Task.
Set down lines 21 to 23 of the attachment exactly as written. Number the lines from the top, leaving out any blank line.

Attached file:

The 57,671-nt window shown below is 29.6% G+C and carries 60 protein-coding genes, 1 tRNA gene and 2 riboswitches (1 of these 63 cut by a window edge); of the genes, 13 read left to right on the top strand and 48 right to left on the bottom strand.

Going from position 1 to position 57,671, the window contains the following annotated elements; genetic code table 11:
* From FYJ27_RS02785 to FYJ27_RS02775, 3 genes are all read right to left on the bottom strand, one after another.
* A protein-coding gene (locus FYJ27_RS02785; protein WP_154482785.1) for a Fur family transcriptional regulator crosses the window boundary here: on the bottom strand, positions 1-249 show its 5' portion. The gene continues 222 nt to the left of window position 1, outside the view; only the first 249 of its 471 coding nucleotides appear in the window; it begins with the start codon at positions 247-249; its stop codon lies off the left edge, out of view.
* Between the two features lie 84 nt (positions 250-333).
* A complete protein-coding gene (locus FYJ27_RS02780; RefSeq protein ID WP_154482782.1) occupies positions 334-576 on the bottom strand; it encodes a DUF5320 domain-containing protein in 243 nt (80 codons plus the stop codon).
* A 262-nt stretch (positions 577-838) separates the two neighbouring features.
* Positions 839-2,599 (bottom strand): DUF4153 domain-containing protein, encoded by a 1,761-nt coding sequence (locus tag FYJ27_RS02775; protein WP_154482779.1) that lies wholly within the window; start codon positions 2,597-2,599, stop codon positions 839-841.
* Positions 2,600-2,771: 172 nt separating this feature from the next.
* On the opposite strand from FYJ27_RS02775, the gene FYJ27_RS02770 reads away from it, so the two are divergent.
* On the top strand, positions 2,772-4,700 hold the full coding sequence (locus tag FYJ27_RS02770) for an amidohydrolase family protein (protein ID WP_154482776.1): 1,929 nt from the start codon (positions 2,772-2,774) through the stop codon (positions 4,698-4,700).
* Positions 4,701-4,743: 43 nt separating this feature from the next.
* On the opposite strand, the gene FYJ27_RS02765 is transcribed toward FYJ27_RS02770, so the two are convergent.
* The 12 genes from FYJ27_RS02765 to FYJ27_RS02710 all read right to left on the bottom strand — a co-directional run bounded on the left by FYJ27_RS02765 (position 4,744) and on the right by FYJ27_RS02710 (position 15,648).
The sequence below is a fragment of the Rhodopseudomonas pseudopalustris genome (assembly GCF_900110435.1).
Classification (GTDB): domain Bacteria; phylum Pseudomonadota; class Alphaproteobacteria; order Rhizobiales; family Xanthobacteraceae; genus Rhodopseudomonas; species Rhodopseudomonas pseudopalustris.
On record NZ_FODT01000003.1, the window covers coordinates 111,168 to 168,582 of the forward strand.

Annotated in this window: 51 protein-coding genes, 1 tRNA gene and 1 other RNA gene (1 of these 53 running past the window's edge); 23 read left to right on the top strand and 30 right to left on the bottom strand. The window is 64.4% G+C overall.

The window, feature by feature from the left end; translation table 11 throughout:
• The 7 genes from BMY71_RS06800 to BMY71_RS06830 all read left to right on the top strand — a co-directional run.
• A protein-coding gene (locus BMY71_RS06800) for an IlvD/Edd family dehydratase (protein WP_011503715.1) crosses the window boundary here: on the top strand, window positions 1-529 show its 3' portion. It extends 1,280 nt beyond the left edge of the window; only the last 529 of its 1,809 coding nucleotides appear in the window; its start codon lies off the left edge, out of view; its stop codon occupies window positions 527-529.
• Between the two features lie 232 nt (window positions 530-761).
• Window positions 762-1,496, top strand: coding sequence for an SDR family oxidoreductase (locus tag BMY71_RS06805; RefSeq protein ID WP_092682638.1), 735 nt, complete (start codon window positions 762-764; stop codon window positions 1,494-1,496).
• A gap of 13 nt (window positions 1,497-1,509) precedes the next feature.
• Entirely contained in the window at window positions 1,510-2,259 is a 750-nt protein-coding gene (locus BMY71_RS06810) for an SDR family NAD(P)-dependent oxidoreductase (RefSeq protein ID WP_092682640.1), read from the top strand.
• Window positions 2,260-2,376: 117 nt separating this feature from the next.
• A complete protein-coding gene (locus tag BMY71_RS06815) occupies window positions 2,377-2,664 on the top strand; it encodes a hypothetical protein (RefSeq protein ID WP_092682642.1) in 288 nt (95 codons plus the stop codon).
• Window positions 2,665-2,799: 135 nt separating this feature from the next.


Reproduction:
• A protein-coding gene (locus BMY71_RS06800) for an IlvD/Edd family dehydratase (protein WP_011503715.1) crosses the window boundary here: on the top strand, window positions 1-529 show its 3' portion. It extends 1,280 nt beyond the left edge of the window; only the last 529 of its 1,809 coding nucleotides appear in the window; its start codon lies off the left edge, out of view; its stop codon occupies window positions 527-529.
• Between the two features lie 232 nt (window positions 530-761).
• Window positions 762-1,496, top strand: coding sequence for an SDR family oxidoreductase (locus tag BMY71_RS06805; RefSeq protein ID WP_092682638.1), 735 nt, complete (start codon window positions 762-764; stop codon window positions 1,494-1,496).